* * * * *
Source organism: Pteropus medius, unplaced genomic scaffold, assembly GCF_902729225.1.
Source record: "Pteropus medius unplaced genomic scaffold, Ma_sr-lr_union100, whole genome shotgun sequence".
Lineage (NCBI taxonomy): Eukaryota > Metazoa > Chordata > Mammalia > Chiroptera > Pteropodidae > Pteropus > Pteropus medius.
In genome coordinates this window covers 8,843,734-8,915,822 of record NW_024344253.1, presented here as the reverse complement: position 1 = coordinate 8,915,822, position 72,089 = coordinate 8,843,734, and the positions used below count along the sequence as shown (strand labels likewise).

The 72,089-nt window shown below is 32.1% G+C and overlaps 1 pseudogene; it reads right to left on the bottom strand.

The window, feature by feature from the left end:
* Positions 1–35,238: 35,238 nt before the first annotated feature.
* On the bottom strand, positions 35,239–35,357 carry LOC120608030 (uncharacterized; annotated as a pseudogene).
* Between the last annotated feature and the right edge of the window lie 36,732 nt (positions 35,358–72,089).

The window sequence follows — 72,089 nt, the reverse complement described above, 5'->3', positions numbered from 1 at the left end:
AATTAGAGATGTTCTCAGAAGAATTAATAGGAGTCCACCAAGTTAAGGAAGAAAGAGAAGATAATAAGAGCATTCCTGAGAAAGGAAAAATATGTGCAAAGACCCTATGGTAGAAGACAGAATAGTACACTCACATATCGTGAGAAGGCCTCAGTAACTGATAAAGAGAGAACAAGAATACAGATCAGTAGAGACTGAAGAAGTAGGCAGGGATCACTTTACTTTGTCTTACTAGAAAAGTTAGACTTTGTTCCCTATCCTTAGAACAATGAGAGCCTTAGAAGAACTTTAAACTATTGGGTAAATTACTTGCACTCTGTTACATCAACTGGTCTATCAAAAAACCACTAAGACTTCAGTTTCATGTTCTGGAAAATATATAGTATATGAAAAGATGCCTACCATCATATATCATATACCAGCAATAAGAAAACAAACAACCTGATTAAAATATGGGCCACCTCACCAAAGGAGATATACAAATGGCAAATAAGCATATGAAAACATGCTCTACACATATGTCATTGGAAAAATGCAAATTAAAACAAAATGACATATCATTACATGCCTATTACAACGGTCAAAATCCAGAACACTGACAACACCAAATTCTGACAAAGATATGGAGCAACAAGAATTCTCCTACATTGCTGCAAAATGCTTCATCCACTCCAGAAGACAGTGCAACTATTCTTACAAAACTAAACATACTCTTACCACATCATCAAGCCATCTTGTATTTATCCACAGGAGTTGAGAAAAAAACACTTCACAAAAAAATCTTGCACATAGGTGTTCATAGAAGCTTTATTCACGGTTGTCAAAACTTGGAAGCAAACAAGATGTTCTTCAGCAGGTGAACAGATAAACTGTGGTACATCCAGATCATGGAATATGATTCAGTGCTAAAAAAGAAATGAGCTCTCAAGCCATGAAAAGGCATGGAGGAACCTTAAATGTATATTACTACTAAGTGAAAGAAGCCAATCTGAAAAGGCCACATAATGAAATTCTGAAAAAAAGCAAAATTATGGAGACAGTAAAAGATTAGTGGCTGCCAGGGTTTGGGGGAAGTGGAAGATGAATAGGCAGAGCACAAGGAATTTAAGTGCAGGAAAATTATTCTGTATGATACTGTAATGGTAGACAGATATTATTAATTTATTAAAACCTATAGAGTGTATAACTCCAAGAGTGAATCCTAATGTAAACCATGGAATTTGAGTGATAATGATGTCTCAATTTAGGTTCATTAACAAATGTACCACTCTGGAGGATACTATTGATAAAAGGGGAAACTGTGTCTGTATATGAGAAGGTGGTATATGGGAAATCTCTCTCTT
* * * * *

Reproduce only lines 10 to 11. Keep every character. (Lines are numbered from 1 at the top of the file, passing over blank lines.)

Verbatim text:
The window sequence follows — 72,089 nt, the reverse complement described above, 5'->3', positions numbered from 1 at the left end:
AATTAGAGATGTTCTCAGAAGAATTAATAGGAGTCCACCAAGTTAAGGAAGAAAGAGAAGATAATAAGAGCATTCCTGAGAAAGGAAAAATATGTGCAAAGACCCTATGGTAGAAGACAGAATAGTACACTCACATATCGTGAGAAGGCCTCAGTAACTGATAAAGAGAGAACAAGAATACAGATCAGTAGAGACTGAAGAAGTAGGCAGGGATCACTTTACTTTGTCTTACTAGAAAAGTTAGACTTTGTTCCCTATCCTTAGAACAATGAGAGCCTTAGAAGAACTTTAAACTATTGGGTAAATTACTTGCACTCTGTTACATCAACTGGTCTATCAAAAAACCACTAAGACTTCAGTTTCATGTTCTGGAAAATATATAGTATATGAAAAGATGCCTACCATCATATATCATATACCAGCAATAAGAAAACAAACAACCTGATTAAAATATGGGCCACCTCACCAAAGGAGATATACAAATGGCAAATAAGCATATGAAAACATGCTCTACACATATGTCATTGGAAAAATGCAAATTAAAACAAAATGACATATCATTACATGCCTATTACAACGGTCAAAATCCAGAACACTGACAACACCAAATTCTGACAAAGATATGGAGCAACAAGAATTCTCCTACATTGCTGCAAAATGCTTCATCCACTCCAGAAGACAGTGCAACTATTCTTACAAAACTAAACATACTCTTACCACATCATCAAGCCATCTTGTATTTATCCACAGGAGTTGAGAAAAAAACACTTCACAAAAAAATCTTGCACATAGGTGTTCATAGAAGCTTTATTCACGGTTGTCAAAACTTGGAAGCAAACAAGATGTTCTTCAGCAGGTGAACAGATAAACTGTGGTACATCCAGATCATGGAATATGATTCAGTGCTAAAAAAGAAATGAGCTCTCAAGCCATGAAAAGGCATGGAGGAACCTTAAATGTATATTACTACTAAGTGAAAGAAGCCAATCTGAAAAGGCCACATAATGAAATTCTGAAAAAAAGCAAAATTATGGAGACAGTAAAAGATTAGTGGCTGCCAGGGTTTGGGGGAAGTGGAAGATGAATAGGCAGAGCACAAGGAATTTAAGTGCAGGAAAATTATTCTGTATGATACTGTAATGGTAGACAGATATTATTAATTTATTAAAACCTATAGAGTGTATAACTCCAAGAGTGAATCCTAATGTAAACCATGGAATTTGAGTGATAATGATGTCTCAATTTAGGTTCATTAACAAATGTACCACTCTGGAGGATACTATTGATAAAAGGGGAAACTGTGTCTGTATATGAGAAGGTGGTATATGGGAAATCTCTCTCTT